Training, Certifications, Skills, Advancement: Food Service Managers


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Most food service management companies and national or regional restaurant chains recruit management trainees from 2- and 4-year college hospitality management programs. Restaurant chains prefer to hire people with degrees in restaurant and institutional food service management, but they often hire graduates with degrees in other fields who have demonstrated interest and aptitude. Some restaurant and food service manager positions—particularly self-service and fast-food—are filled by promoting experienced food and beverage preparation and service workers. Waiters, waitresses, chefs, and fast-food workers demonstrating potential for handling increased responsibility sometimes advance to assistant manager or management trainee jobs. Executive chefs need extensive experience working as chefs, and general managers need prior restaurant experience, usually as assistant managers.

A bachelor’s degree in restaurant and food service management provides particularly strong preparation for a career in this occupation. A number of colleges and universities offer 4-year programs in restaurant and hotel management or institutional food service management. For those not interested in pursuing a 4-year degree, community and junior colleges, technical institutes, and other institutions offer programs in the field leading to an associate degree or other formal certification. Both 2- and 4-year programs provide instruction in subjects such as nutrition, sanitation, and food planning and preparation, as well as accounting, business law and management, and computer science. Some programs combine classroom and laboratory study with internships providing on-the-job experience. In addition, many educational institutions offer culinary programs in food preparation. Such training can lead to a career as a cook or chef and provide a foundation for advancement to an executive chef position.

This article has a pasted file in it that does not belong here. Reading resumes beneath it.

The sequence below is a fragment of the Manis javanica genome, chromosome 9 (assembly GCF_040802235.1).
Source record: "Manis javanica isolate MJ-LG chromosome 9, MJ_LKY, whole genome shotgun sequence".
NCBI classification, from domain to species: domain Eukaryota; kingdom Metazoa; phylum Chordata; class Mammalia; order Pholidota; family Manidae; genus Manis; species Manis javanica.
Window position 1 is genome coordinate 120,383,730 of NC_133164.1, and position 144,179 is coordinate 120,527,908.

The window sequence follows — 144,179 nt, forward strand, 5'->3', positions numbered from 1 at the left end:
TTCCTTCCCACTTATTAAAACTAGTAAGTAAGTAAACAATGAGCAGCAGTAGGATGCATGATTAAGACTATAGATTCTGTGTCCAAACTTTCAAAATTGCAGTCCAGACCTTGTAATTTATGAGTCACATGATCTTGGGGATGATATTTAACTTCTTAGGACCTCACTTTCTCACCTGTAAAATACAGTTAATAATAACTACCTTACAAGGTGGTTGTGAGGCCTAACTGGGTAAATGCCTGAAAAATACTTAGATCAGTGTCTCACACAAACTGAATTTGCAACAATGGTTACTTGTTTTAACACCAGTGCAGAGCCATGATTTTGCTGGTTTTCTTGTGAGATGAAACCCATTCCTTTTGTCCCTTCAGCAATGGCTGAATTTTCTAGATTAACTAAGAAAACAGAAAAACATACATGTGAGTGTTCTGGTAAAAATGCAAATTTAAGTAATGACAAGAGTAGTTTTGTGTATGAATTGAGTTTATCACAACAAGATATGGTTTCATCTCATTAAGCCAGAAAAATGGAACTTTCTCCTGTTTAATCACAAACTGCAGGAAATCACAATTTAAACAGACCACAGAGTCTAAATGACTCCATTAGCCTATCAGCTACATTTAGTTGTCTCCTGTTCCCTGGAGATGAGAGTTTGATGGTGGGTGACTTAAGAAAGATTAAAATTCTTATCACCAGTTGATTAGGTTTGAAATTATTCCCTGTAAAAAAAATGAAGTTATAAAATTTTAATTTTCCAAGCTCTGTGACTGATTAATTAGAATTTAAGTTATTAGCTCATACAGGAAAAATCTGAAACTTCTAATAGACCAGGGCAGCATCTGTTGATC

Most restaurant chains and food service management companies have rigorous training programs for management positions. Through a combination of classroom and on-the-job training, trainees receive instruction and gain work experience in all aspects of the operation of a restaurant or institutional food service facility. Areas include food preparation, nutrition, sanitation, security, company policies and procedures, personnel management, recordkeeping, and preparation of reports. Training on use of the restaurant’s computer system is increasingly important as well. Usually, after 6 months or a year, trainees receive their first permanent assignment as an assistant manager.

Most employers emphasize personal qualities when hiring managers. For example, self-discipline, initiative, and leadership ability are essential. Managers must be able to solve problems and concentrate on details. They need good communication skills to deal with customers and suppliers, as well as to motivate and direct their staff. A neat and clean appearance is important, because managers must convey self-confidence and show respect in dealing with the public. Food service management can be physically demanding, so good health and stamina also are important.

The certified Foodservice Management Professional (FMP) designation is a measure of professional achievement for food service managers. Although not a requirement for employment or advancement in the occupation, voluntary certification provides recognition of professional competence, particularly for managers who acquired their skills largely on the job. The National Restaurant Association Educational Foundation awards the FMP designation to managers who achieve a qualifying score on a written examination, complete a series of courses that cover a range of food service management topics, and meet standards of work experience in the field.

Willingness to relocate often is essential for advancement to positions with greater responsibility. Managers typically advance to larger establishments or regional management positions within restaurant chains. Some eventually open their own food service establishments.







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